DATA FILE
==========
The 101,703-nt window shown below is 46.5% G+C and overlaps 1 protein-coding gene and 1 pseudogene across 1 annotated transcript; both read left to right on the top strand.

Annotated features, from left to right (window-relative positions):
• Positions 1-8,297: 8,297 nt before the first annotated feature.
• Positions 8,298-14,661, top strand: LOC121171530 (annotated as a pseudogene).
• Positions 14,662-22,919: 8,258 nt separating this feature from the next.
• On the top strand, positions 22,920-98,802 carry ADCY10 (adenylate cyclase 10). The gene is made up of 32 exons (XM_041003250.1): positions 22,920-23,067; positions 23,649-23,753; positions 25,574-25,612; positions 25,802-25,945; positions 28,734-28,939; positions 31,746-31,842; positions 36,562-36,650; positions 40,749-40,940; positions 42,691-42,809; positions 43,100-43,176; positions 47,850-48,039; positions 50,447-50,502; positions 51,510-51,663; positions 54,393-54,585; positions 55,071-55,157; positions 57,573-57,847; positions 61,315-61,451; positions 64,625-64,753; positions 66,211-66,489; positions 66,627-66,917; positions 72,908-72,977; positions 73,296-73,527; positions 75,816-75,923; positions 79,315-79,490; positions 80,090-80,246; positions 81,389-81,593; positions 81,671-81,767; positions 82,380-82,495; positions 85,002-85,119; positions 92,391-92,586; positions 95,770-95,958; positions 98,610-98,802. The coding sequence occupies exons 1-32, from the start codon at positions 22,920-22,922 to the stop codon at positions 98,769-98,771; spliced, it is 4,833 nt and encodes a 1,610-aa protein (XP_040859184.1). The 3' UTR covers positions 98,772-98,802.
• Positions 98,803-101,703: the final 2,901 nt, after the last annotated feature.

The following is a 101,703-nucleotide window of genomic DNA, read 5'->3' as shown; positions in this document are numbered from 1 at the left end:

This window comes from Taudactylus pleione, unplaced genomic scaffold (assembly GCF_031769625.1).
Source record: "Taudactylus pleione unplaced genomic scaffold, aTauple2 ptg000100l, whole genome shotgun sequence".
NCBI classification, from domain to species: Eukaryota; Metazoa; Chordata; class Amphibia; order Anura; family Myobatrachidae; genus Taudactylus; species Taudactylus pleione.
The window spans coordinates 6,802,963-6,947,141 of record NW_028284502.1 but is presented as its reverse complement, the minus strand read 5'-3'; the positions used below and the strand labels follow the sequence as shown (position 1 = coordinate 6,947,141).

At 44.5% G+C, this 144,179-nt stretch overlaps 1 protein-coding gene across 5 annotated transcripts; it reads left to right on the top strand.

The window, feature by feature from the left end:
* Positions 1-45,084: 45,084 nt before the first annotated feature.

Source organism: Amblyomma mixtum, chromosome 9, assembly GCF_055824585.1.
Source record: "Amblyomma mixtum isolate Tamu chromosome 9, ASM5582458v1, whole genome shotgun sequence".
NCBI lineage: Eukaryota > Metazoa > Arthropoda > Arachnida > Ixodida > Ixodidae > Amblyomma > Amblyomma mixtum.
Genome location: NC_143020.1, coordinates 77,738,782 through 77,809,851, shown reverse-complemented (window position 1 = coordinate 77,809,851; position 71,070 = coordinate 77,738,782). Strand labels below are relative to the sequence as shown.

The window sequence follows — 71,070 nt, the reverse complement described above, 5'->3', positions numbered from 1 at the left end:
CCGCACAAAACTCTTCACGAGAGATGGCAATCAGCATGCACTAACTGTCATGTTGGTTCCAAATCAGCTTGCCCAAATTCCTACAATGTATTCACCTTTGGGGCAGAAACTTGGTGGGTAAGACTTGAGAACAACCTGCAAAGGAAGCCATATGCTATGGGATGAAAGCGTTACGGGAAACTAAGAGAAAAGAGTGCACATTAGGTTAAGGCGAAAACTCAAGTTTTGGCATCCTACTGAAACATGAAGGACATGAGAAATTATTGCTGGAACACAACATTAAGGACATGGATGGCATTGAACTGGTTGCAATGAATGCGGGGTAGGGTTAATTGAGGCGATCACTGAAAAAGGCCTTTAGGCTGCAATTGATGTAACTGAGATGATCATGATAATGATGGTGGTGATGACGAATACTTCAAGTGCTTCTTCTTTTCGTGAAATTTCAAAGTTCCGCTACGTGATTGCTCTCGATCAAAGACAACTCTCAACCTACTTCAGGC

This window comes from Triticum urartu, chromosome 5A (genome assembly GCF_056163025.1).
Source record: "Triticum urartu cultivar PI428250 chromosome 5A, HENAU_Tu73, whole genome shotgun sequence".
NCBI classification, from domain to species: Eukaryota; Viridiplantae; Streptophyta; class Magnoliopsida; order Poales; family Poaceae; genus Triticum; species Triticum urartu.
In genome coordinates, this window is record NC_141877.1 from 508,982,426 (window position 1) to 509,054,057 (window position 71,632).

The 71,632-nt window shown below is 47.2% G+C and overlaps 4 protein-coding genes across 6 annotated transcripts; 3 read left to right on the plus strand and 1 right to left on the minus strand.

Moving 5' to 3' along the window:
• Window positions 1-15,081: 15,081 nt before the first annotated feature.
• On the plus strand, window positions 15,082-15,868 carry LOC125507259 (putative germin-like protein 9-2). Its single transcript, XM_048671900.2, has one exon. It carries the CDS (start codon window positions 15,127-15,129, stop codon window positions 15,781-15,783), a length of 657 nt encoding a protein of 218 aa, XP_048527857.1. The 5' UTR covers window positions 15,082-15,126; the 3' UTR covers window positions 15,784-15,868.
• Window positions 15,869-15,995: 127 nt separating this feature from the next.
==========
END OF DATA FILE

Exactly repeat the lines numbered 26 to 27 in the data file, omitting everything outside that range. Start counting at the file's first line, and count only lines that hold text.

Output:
The 71,632-nt window shown below is 47.2% G+C and overlaps 4 protein-coding genes across 6 annotated transcripts; 3 read left to right on the plus strand and 1 right to left on the minus strand.

Moving 5' to 3' along the window: